After years of lobbying, victims of the 2009 shooting rampage at Ft. Hood were awarded Purple Hearts during a somber ceremony at the central Texas military post Friday morning.
For some who returned for the first time since the attack, just making it to the post was a victory.
“Some days it’s a struggle to come on post when those emotions start flooding back on me,” said Staff Sgt. Eric Jackson, who lives in nearby Killeen.
When the time came to have the medal pinned to his chest, Jackson had mixed emotions. “There were days I was wondering when it was ever going to happen. It’s hard not to be bitter,” he said.
The delayed recognition and requisite benefits had rankled the wounded and relatives of the 13 who were killed when Army Maj. Nidal Malik Hasan, yelling “God is great!” in Arabic, opened fire at a processing center for military personnel preparing to deploy overseas. Hasan, 44, a military psychiatrist, was later charged with murder, court-martialed, convicted and sentenced to death. He remains on military death row at Ft. Leavenworth, Kan.
In addition to those killed in the attack, 24 soldiers or veterans were awarded Purple Hearts here Friday. Four more could not, or would not, return and chose to have the medals awarded off post.
Two civilians received Defense of Freedom medals: one of the dead, physician assistant Michael Cahill, and one of the living, Ft. Hood police Officer Kimberly Munley, who was wounded in the attack.
At the start of the ceremony, soldiers fired cannons 13 times to honor those who were killed in the attack and were awarded posthumous medals. Those in uniform and veterans’ caps saluted. Women clutched babies and dabbed at their eyes.
“Their composure and fearlessness prevailed,” Lt. Gen. Sean MacFarland, Ft. Hood’s commander, told the crowd.
“Their bravery has been matched only by their resilience,” MacFarland said, noting that 10 survivors are still in the military and that the group as a whole is “a testament to the strength and grit of the American soldier.”
He addressed them in front of his headquarters, a boxy building with a sign advertising the home of the Phantom Warriors. It was the same place President Obama spoke after the 2009 shooting and, a year ago this month, after another deadly shooting at the post that killed four people, including the shooter, Army Specialist Ivan Lopez, 34.
The audience of about 1,000 included Texas Gov. Greg Abbott and the state’s U.S. senators, John Cornyn and Ted Cruz. They faced poster-sized photographs of the dead, set on stands in the grass. The fallen were old and young, men and women, one of them pregnant, which has led some to list the death toll at 14.
Under gray clouds that threatened rain, the procession of survivors began. Relatives of the dead came next, filing past the photographs of their loved ones to take their place in line before the crowd. The young widows, widowers and parents were a reminder of how green some of the fallen soldiers had been. The youngest, whose parents’ received his medals Friday, was Pvt. Aaron Nemelka, 19.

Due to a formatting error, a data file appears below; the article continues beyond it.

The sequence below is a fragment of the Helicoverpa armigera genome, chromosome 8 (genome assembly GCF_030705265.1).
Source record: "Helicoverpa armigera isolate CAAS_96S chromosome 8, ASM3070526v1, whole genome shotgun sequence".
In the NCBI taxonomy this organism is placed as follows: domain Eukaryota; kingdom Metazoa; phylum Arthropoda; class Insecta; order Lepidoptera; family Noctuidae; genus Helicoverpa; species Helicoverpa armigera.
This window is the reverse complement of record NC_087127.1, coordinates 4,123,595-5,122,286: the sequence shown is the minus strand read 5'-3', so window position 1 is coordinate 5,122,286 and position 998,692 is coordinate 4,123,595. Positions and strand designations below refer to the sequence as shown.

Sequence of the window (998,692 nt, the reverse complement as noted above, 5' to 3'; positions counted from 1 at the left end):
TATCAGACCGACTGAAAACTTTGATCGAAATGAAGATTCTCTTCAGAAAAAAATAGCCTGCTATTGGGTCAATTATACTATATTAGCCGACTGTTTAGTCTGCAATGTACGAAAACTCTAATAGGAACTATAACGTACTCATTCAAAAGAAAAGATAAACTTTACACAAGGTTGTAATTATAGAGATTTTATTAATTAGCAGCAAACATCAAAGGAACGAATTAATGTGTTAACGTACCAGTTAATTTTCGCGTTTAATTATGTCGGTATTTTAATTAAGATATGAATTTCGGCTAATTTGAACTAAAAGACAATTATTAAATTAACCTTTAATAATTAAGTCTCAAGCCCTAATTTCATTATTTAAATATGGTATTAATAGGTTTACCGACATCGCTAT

As MacFarland and Army Secretary John McHugh made their way down the lines, pinning medals, presenting framed awards and shaking hands, the crowd fell so silent that the only sound was flags flapping in the chill wind.
The military initially categorized the attack as workplace violence, disqualifying victims from receiving the combat medals. But after they and their families sued and lobbied the government, Congress passed a law that took effect this year broadening the criteria to qualify for the medal.
But it was still not clear this week what benefits Ft. Hood medal recipients and their families are now guaranteed. Members of Texas’ congressional delegation said that they collectively spoke with McHugh on Thursday and that he vowed to expedite survivors’ benefits such as medical expenses and back pay.
“It should be weeks or even days, and it should not require any additional legislation,” Cruz said. “It’s incumbent on the Pentagon now to recognize this and follow through.”
The daughter of the lone civilian killed in the attack agreed.
“We’re not done. With these medals, with all of this comes a great weight. Because I’m not doing enough is how I feel every day,” said Kerry Cahill, adding that when it comes to helping soldiers and veterans, “we’re not done as a nation, as a government, as a military unit, as a people.”
Ret. Army Staff Sgt. Alonzo Lunsford was shot seven times in the attack. Lunsford testified against Hasan at the court-martial, and joined others in suing the government for withholding honors and benefits.
Appearing in uniform alongside lawmakers after Friday’s ceremony, Lunsford said the country needs to focus on supporting soldiers, reducing the rate of military suicides and awarding survivors full benefits.
Turning to lawmakers, he said, “You went into the fight with us, and the fight continues.”
Lunsford traveled to the ceremony from his home in Lillington, N.C. He wore his dress uniform, the one he wore to testify against Hasan, who in protest had refused to wear his uniform.
The day before the ceremony, Lunsford said, he returned to the site of the shooting. This was where he had heard Hasan shout in Arabic, “God is great!,” before opening fire. Lunsford, an imposing figure at 6 feet 9, fled after being wounded, but fell outside in the grass and was shot again as he tried to play dead.
Like other Phantom Warriors, Lunsford is haunted by the past. Returning moved him.
“Today in this overcast weather, the 14 we have lost, they are here. They are here,” he said.